Mini Review: Kill Me Softy by Sarah Cross

Kill Me Softly
Sarah Cross

Released April 10, 2012
336 pages
YA / Faerie Tale Retelling / Fantasy

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Amazon | Barnes & Noble | Book Depository | Indie Bound

Mirabelle's past is shrouded in secrecy, from her parents' tragic deaths to her guardians' half-truths about why she can't return to her birthplace, Beau Rivage. Desperate to see the town, Mira runs away a week before her sixteenth birthday—and discovers a world she never could have imagined.

In Beau Rivage, nothing is what it seems—the strangely pale girl with a morbid interest in apples, the obnoxious playboy who's a beast to everyone he meets, and the chivalrous guy who has a thing for damsels in distress. Here, fairy tales come to life, curses are awakened, and ancient stories are played out again and again.

But fairy tales aren't pretty things, and they don't always end in happily ever after. Mira has a role to play, a fairy tale destiny to embrace or resist. As she struggles to take control of her fate, Mira is drawn into the lives of two brothers with fairy tale curses of their own . . . brothers who share a dark secret. And she'll find that love, just like fairy tales, can have sharp edges and hidden thorns.

This book is problematic. Mira is a highly problematic (or highly naive) protagonist who, can’t see obvious if it beat her in the face. The romance in Kill Me Softly is cringe-worthy at best, and the book should probably have trigger warnings all over it.

And yet I still enjoyed it enough to finish. I partly blame Sarah Cross’s very easy to digest writing style and interesting take on faerie tale mythology. It also helps that the characters surrounding Mira are far more interesting and fun to spend time with than Mira herself.

Kill Me Softly is a weird take on the Sleeping Beauty mythos. Mira grew up far away from Beau Rivage with her God Mothers, who were over protective and kept stories of her parents and birth place close to the vest. So of course, Mira decides to run away to celebrate her 16th birthday searching for her parents’ graves in Beau Rivage. When an older 20-something hotel magnate swoops in to help her then promptly starts putting moves on her, this is obviously a dream come true. When she faints and finds herself unconscious for several hours after making out with said way-too-old-for-her 20-something Romeo, she brushes it off as a weird coincidence. Turns out faerie tales in Beau Rivage are real in a weird sort of way and she’s caught in between two potentially deadly ones.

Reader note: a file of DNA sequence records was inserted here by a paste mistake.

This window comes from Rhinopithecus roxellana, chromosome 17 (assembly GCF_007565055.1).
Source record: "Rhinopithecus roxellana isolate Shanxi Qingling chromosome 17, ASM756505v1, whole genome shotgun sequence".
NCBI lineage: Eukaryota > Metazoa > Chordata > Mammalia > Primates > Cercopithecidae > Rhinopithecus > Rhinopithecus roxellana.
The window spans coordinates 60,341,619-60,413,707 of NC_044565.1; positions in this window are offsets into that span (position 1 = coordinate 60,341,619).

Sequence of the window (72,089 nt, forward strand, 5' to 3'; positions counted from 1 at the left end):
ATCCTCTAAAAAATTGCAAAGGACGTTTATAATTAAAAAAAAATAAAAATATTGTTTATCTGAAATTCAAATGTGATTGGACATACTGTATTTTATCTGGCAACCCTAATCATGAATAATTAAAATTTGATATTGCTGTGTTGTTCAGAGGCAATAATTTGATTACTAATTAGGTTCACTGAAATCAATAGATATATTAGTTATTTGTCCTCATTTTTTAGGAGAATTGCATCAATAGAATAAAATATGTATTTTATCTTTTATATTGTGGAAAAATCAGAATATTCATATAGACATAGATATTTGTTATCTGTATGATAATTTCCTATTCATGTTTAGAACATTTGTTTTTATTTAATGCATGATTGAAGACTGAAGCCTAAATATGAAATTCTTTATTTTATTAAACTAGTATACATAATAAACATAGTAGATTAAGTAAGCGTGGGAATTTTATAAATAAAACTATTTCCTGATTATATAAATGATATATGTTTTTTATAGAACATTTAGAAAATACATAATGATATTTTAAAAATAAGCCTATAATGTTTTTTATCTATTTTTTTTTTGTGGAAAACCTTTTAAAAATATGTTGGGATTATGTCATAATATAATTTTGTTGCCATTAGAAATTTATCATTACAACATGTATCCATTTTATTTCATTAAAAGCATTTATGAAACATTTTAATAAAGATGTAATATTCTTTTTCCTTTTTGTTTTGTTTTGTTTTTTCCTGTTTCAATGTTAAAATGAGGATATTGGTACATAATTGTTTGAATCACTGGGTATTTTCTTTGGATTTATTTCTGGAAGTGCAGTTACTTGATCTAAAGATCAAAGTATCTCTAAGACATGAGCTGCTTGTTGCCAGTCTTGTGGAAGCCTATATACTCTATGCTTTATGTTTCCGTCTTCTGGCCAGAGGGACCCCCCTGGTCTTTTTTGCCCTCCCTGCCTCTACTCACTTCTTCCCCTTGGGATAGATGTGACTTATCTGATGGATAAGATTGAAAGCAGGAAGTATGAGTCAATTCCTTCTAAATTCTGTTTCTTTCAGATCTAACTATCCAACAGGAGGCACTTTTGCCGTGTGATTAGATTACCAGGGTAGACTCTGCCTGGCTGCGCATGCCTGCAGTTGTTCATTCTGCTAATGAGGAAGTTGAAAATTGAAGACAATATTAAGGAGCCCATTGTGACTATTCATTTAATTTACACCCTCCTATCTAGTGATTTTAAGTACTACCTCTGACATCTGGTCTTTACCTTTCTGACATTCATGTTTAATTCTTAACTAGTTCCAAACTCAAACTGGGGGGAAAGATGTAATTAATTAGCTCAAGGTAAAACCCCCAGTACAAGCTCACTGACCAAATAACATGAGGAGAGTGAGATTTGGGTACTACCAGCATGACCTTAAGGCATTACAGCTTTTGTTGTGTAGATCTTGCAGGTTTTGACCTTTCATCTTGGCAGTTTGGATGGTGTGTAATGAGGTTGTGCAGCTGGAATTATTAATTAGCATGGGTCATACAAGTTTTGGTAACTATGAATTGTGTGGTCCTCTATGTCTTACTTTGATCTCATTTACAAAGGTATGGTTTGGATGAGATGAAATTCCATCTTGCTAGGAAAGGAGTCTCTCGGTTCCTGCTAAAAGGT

Mira, as I said, is incredibly dumb. Her relationship with Felix is creepy from moment one, full of near-statutory rape scenarios that also might potentially end in her death. No words of warning or acknowledgement of Felix’s utter creep factor sways her from being instantly in love with him and thinking he is the nicest, most generous person in the world. It’s beyond creepy and I can’t very well understand how I still liked this book despite it.

And yet I did. The world building, more age appropriate characters like Blue, Viv, and Freddie, and the conclusion made me look over the horribly problematic elements of this book to the point that I read the sequel (which was much, much better). I can’t forgive the problematic elements enough to recommend this book though, so skip it and go straight to Tear You Apart. You won’t miss much other than an overwhelming need to take hot showers and scrub the ick factor off of your brain.


Anybody else read a book that was clearly problematic and yet still enjoyed it? How did you process the disconnect? Help me out in the comments!

Review: Fairest by Marissa Meyer

Marissa Meyer

Feiwel & Friends
Released January 27, 2015
222 pages
YA / Sci Fi / Twisted Faerie Tales

Find it on Goodreads

Amazon | Barnes & Noble | Book Depository | Indie Bound

In this stunning bridge book between Cress and Winter in the bestselling Lunar Chronicles, Queen Levana’s story is finally told.

Mirror, mirror on the wall,

Who is the fairest of them all?

Fans of the Lunar Chronicles know Queen Levana as a ruler who uses her “glamour” to gain power. But long before she crossed paths with Cinder, Scarlet, and Cress, Levana lived a very different story – a story that has never been told . . . until now.

Marissa Meyer spins yet another unforgettable tale about love and war, deceit and death. This extraordinary book includes full-color art and an excerpt from Winter, the next book in the Lunar Chronicles series.

I devoured Fairest as quickly as my over-exhausted body and work schedule would allow, meaning that over the course of two nights, I was once again engulfed in Marissa Meyer’s world of Lunar royalty and cunningly clever yet devastatingly lonely evil queens. It wasn’t long enough, but I suppose it will have to do until Winter comes out towards the end of the year.

Possible spoilers for Cinder, Scarlet, and Cress ahead.

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Teaser Tuesday: Fairest by Marissa Meyer

It has been a terrible, no good, very bad day. Then I came home and found this lovely in my mailbox.

Now it is a much better day. This hard cover of Fairest is really pretty, inside and out. Here are the end pages, which shows the palace on the Moon.

And of course, here is the first page.


So instead of putting together a Random Tuesday, I'm going to dive head first into Fairest and pretend today never happened. I leave you with the opening.